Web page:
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Preseason Friendlies Still Don't Matter

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"For me this was a training session against other players. And no more than that."

It's tempting to play off poor performances and results as irrelevant. Chelsea fans want the club to do well, and they'll play down setbacks in order to go through life a little bit happier. That's the nature of being a supporter. So when someone says 'preseason friendlies don't matter' after a loss it's incredibly easy to dismiss them as simply ignoring danger signs. It's much more difficult to dismiss Jose Mourinho's opinion. That quote, if you haven't guessed, followed Chelsea's previous appearance in the MLS All-Star game, a 1-0 defeat in 2006.

The Blues treat preseason friendlies as glorified training, a way of getting players in match shape while flying the flag elsewhere. Last year we swept through Asia under Andre Villas-Boas, which amounted to... exactly nothing. That is exactly what this tour will mean too. Yes, some players played poorly on Wednesday. But players have poor training sessions fairly frequently, and the manager will mess around with lineups and combinations all the time. The only reason that we're paying attention to the 3-2 loss against the MLS All-Stars is because it was televised.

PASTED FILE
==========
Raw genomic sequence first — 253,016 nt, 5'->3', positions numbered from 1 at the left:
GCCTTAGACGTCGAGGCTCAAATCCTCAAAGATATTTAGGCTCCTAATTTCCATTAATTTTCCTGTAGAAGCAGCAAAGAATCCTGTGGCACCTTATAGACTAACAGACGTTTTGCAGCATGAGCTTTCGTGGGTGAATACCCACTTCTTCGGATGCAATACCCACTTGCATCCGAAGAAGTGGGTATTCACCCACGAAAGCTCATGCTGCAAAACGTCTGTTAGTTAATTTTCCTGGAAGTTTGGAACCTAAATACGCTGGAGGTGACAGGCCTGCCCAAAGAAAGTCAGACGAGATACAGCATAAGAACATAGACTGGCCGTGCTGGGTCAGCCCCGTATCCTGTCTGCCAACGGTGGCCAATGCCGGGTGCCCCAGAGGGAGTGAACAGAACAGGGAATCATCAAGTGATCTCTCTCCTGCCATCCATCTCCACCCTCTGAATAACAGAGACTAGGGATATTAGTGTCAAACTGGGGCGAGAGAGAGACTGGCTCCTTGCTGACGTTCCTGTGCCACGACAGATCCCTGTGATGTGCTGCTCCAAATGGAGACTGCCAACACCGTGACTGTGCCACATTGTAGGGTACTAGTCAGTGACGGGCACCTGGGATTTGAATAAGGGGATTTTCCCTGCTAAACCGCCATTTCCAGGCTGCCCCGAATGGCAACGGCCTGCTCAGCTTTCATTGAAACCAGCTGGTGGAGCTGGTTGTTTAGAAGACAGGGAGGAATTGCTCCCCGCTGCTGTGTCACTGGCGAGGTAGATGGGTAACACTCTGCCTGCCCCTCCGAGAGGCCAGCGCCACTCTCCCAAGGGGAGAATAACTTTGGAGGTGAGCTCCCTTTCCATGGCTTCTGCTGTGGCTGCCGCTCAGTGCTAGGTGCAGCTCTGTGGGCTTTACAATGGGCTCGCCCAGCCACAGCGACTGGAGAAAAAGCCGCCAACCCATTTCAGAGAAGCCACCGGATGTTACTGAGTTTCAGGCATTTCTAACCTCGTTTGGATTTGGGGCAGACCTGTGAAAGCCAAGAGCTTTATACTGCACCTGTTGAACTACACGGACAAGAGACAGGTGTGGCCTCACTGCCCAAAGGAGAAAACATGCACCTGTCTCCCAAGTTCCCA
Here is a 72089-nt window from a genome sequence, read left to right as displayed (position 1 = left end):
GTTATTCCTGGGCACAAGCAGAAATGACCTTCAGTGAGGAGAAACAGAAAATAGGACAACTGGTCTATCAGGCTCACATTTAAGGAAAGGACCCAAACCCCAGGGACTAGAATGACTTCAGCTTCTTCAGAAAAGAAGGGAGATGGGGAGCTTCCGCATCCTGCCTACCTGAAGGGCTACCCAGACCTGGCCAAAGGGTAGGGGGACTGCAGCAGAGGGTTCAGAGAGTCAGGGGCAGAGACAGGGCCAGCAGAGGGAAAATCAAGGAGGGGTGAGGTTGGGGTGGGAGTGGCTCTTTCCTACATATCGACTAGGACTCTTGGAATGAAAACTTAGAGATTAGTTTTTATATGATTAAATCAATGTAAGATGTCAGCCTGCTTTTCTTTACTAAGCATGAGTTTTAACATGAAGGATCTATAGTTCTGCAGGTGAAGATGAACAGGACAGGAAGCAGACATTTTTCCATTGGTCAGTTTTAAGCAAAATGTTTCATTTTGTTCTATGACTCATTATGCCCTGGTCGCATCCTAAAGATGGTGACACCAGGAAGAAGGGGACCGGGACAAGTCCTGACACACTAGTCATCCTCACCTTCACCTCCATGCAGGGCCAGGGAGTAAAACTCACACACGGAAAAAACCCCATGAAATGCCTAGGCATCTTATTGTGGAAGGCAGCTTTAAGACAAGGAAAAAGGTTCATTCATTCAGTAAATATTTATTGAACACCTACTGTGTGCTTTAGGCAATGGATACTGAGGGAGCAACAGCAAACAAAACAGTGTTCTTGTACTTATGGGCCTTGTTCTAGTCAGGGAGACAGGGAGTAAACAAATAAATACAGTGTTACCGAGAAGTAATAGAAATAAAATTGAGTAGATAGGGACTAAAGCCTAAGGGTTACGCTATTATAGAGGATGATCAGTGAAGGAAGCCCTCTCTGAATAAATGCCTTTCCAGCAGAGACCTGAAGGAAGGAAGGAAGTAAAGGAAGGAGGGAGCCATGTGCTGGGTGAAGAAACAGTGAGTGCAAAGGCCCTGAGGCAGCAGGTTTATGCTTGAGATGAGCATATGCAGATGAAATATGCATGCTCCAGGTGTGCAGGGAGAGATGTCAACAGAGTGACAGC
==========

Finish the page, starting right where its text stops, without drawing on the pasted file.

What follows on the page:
The goal of preseason is to get players fit, give fringe players some playing time, to sell some Chelsea shirts and to avoid any major injuries. The results in a friendly don't really matter. For established players or superstar newcomers, their performance in friendlies don't really matter. And for the younger guys trying to impress di Matteo... well, when half their teammates are ambling about amusing themselves, it's pretty difficult to play well as well.

So, here's the deal -- when you watch the preseason, take everything with a huge, huge grain of salt (or lots of little grains of salt in a big pile). Chelsea are not match fit. There's no motivation to go all-out. Nor is there any for their opponents. It's a friendly. Chill the flip out. If Chelsea win big, it doesn't matter. If they lose, whatever. If Eden Hazard has a quiet game, don't fret. About the only thing you should be interested in is Roberto di Matteo's experiments in team shape, and that's only because they give an indication of the general tactics we'll be using next season.

Don't get happy. Don't get angry. These friendlies are zero-stress, so they'll be played completely differently to real matches. Watch and analyse, because they can be reasonably interesting. But they're not games anyone should get particularly emotional about.

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